• PROMOTE the book’s release (Facebook, Twitter, Google+, etc.) Actually, this should start in advance of the release date.
  • WRITE. Start writing the next book.

I’m sure I left out some of the steps in the process, and the sequence of events may be different for different writers. For example, some writers have an idea for the book’s cover before they even start writing the story. Add your experiences and thoughts in a comment, please! But this is basically what I experienced in republishing BLUEBONNETS FOR ELLY. 

I’m happy that the answer to “Are we there yet?” is finally YES!  

You can find the new and improved BLUEBONNETS FOR ELLY here:
ELLY on Amazon


  1. I do believe you've covered all the steps, except to maybe proof just one more time. Lol It's daunting at best, but totally worth it to be completely in charge of your own work. Great job, Sandy!

    1. You're right, Carra. I'm sure I proofed the book more times than I mentioned. In fact, I could probably have inserted "Proof" between almost every step!

  2. It does take a lot of work but to have the total control is worth a lot too ;)

    1. I agree. Self-publishing both my books was the right decision for me.

  3. I loved your book, Sandy and am so glad it's back up for sale again. I've self-published quite a few books. If I can be of help to you on the next one, please holler.
    Your overview is great. It gives a potential author a good idea of what's involved with self-publishing. I use my former SCP editor to edit for me. She's very reasonable and quite good.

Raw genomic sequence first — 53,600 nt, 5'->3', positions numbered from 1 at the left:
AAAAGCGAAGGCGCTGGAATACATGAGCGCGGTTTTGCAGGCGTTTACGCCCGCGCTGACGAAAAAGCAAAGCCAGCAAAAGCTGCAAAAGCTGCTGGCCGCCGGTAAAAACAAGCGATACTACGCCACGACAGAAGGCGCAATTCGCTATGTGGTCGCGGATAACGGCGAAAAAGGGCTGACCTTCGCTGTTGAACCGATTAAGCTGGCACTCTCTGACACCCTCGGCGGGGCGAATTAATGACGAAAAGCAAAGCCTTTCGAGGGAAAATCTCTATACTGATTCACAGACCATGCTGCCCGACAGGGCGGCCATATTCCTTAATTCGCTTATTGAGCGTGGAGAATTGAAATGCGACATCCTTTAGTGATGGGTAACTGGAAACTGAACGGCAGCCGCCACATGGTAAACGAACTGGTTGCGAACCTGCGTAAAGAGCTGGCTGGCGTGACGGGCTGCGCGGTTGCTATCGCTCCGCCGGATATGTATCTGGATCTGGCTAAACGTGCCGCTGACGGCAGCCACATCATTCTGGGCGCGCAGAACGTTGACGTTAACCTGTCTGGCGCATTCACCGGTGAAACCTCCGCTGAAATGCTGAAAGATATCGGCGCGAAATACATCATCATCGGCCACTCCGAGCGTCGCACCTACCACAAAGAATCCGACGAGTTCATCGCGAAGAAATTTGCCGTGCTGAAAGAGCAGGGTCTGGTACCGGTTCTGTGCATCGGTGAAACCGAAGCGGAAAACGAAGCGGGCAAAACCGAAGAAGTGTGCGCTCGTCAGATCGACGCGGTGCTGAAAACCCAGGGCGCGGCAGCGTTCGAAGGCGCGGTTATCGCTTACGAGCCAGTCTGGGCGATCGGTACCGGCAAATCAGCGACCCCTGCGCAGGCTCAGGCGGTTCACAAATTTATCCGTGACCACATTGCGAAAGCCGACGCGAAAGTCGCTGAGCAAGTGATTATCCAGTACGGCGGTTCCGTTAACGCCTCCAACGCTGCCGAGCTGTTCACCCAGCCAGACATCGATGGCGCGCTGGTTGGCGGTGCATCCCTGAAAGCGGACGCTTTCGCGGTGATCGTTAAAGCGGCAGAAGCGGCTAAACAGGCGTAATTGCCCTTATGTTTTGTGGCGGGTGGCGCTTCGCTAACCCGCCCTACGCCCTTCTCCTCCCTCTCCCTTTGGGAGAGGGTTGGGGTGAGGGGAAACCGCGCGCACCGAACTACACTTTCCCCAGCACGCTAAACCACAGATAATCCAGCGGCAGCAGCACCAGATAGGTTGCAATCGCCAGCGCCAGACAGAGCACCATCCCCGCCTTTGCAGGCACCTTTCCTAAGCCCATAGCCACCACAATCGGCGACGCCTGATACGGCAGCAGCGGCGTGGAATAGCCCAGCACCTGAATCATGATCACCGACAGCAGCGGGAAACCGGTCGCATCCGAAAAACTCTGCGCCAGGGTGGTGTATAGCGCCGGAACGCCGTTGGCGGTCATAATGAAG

Looking forward to your next book.

    1. Hi, Jean. Thanks for stopping by. I'm glad you enjoyed Bluebonnets for Elly.

  4. Nice overview, Sandy. You made it sound less complicated than it is, of course, because you omitted the hours and hours spent plotting and writing the book before the items in your post begin. Still, writing is the best job in the world, isn't it?

    1. Thank you, Caroline. I decided not to even try to go into the hours (weeks, months, maybe years) that go into the actual writing of a book. Just describing the self-publishing tasks was enough! To me, writing is the fun part.

    2. Thank you, Caroline. I decided not to even try to go into the hours (weeks, months, maybe years) that go into the actual writing of a book. Just describing the self-publishing tasks was enough! To me, writing is the fun part.

  5. Yes, those were the steps in my process, too, although I hadn't had a book out with another publisher first.

    I've learned a lot along the way, and I think my sixth book is better because of how I changed my process since my first one.

    Congrats on your new version!

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  7. Like you, Sandy, I have left my publisher and have decided to self-publish. I like having control of my material and being able to make changes when I decide to and not having to wait on someone else to make decisions. Getting most of the royalties is nice too. I have just begun the editing process and am weary of it already. It's the hardest part of publishing. I admit, I don't like it, but I have read those books where the author didn't take the time to perfect their material. I didn't finish the book. Thanks for the detailed explanation, Sandy.